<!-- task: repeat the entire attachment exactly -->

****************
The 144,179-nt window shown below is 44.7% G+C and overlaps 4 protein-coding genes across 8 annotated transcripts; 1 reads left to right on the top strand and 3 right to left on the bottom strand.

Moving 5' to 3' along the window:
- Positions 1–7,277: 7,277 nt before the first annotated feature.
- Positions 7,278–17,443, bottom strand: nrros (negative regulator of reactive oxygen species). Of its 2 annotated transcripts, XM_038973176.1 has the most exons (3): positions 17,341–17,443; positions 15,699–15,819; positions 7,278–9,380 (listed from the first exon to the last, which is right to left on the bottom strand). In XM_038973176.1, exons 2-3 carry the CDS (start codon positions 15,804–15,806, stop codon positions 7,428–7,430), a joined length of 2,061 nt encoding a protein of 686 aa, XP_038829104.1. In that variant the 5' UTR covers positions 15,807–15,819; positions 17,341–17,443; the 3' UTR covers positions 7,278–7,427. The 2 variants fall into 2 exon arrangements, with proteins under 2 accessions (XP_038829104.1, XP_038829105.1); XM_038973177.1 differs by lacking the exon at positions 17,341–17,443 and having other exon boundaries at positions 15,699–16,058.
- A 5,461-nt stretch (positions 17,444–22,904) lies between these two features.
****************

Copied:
The 144,179-nt window shown below is 44.7% G+C and overlaps 4 protein-coding genes across 8 annotated transcripts; 1 reads left to right on the top strand and 3 right to left on the bottom strand.

Moving 5' to 3' along the window:
- Positions 1–7,277: 7,277 nt before the first annotated feature.
- Positions 7,278–17,443, bottom strand: nrros (negative regulator of reactive oxygen species). Of its 2 annotated transcripts, XM_038973176.1 has the most exons (3): positions 17,341–17,443; positions 15,699–15,819; positions 7,278–9,380 (listed from the first exon to the last, which is right to left on the bottom strand). In XM_038973176.1, exons 2-3 carry the CDS (start codon positions 15,804–15,806, stop codon positions 7,428–7,430), a joined length of 2,061 nt encoding a protein of 686 aa, XP_038829104.1. In that variant the 5' UTR covers positions 15,807–15,819; positions 17,341–17,443; the 3' UTR covers positions 7,278–7,427. The 2 variants fall into 2 exon arrangements, with proteins under 2 accessions (XP_038829104.1, XP_038829105.1); XM_038973177.1 differs by lacking the exon at positions 17,341–17,443 and having other exon boundaries at positions 15,699–16,058.
- A 5,461-nt stretch (positions 17,444–22,904) lies between these two features.